Hiking Trails

To take a walk! The final leg of the Cherry Creek Regional Trail will be underway soon






Construction begins in July and will be complete by Memorial Day 2023

For many in Douglas County, the Cherry Creek Regional Trail is our backyard connection to a quiet evening stroll, listening to the birds chirping while watching the cottonwoods dance at dusk. For others, the trail is a perfect weekend bike ride on more than 40 miles of smooth-surfaced trail from our suburban homes to Cherry Creek State Park and downtown Denver.

Soon this trail will take us all even further – to Castlewood Canyon State Park.

The Douglas County Board of Commissioners at a regular business meeting on June 28 approved a $1.9 million contract to build the final phase of the Cherry Creek Regional Trail. This final phase extends the trail 2 miles south of where the trail currently ends near Highway 86 in Franktown, to Castlewood Canyon State Park. Construction will include a new concrete pathway, grading, storm water improvements, fencing and seeding.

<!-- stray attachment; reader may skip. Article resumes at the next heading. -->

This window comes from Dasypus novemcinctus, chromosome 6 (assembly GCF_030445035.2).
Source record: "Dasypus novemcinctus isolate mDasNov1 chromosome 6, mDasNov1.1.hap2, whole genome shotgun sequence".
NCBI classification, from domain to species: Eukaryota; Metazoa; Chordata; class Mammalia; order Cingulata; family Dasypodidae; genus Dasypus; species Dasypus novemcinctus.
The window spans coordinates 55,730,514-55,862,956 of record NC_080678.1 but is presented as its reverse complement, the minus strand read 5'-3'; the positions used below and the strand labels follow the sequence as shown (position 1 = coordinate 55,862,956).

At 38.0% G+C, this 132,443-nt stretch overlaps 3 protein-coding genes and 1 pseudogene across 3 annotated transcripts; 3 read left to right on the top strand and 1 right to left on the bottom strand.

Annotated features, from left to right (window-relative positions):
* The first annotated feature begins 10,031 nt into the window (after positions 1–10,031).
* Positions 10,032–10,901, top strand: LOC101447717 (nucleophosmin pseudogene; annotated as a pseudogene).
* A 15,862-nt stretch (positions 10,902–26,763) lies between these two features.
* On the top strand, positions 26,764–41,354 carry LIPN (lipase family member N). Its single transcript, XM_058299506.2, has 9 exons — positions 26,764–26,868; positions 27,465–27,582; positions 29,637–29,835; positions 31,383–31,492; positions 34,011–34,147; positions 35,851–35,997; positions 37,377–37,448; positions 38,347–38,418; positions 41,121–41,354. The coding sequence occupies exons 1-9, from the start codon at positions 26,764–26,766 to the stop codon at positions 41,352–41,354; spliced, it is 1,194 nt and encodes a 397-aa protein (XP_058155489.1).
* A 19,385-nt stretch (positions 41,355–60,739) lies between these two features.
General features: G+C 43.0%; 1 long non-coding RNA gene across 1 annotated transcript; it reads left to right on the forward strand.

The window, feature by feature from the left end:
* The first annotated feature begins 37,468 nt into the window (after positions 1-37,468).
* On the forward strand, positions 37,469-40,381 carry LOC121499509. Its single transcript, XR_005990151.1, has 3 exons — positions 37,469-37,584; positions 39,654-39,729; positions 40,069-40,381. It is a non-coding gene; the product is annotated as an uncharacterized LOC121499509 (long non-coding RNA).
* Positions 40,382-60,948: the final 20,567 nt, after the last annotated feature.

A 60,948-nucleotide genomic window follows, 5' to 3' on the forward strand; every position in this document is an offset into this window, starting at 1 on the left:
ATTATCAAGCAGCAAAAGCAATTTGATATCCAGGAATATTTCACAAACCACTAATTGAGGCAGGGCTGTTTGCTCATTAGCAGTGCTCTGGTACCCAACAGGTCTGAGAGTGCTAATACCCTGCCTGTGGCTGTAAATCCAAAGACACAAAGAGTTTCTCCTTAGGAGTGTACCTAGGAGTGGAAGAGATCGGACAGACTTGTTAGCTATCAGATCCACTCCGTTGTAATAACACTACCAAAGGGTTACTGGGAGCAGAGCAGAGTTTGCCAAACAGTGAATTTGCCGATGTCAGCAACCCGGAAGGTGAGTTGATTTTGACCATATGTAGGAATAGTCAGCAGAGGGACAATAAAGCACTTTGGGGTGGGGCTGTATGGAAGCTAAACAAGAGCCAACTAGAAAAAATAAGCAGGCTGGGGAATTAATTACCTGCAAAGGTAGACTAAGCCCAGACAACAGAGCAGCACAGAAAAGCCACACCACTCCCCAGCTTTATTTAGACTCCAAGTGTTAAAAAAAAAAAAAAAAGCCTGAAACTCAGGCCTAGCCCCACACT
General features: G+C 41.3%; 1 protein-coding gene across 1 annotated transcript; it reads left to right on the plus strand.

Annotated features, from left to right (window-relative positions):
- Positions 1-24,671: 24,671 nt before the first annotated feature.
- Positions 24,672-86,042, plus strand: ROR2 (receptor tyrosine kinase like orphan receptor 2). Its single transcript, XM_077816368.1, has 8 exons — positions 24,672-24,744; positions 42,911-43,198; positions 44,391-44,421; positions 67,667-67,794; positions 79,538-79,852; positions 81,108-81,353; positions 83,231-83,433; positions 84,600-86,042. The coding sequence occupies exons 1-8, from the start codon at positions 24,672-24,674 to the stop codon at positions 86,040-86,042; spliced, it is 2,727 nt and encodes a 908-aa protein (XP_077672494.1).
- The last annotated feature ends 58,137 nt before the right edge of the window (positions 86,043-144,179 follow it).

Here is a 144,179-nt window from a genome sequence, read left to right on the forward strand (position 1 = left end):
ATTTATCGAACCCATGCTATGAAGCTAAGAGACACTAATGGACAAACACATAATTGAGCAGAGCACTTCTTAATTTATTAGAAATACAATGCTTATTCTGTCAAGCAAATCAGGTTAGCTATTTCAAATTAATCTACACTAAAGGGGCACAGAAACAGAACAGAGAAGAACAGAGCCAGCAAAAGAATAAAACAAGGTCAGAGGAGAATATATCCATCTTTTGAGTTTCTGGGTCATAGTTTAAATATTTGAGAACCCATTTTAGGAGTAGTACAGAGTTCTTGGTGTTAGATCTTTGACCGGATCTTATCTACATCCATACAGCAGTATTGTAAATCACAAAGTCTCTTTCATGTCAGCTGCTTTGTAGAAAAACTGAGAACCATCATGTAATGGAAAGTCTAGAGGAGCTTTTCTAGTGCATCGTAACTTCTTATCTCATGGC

Construction is expected to begin in July and be completed by Memorial Day in 2023.

Cherry Creek Regional Trail parallels Cherry Creek for nearly 40 miles from Confluence Park in Denver to Franktown. It connects parks, open spaces and more than 10 cities or towns.

Trail users will find it easy and accessible. The completed sections are 8ft wide concrete, with several restrooms and picnic shelters along the way. Walkers, cyclists, dogs on a leash, hikers and horse riders are welcome. (Please no gasoline engine vehicles.)

The historic roots of the trails date back hundreds of years when Native Americans and settlers traveled along the Cherokee Trail – which skirted the eastern edge of Cherry Creek. In the late 1800s, weary travelers found a hot meal and rested at Mile Houses along the way. Today we get a glimpse of that history with the 4 Mile House in Denver and the 17 Mile House along Parker Road in Centennial.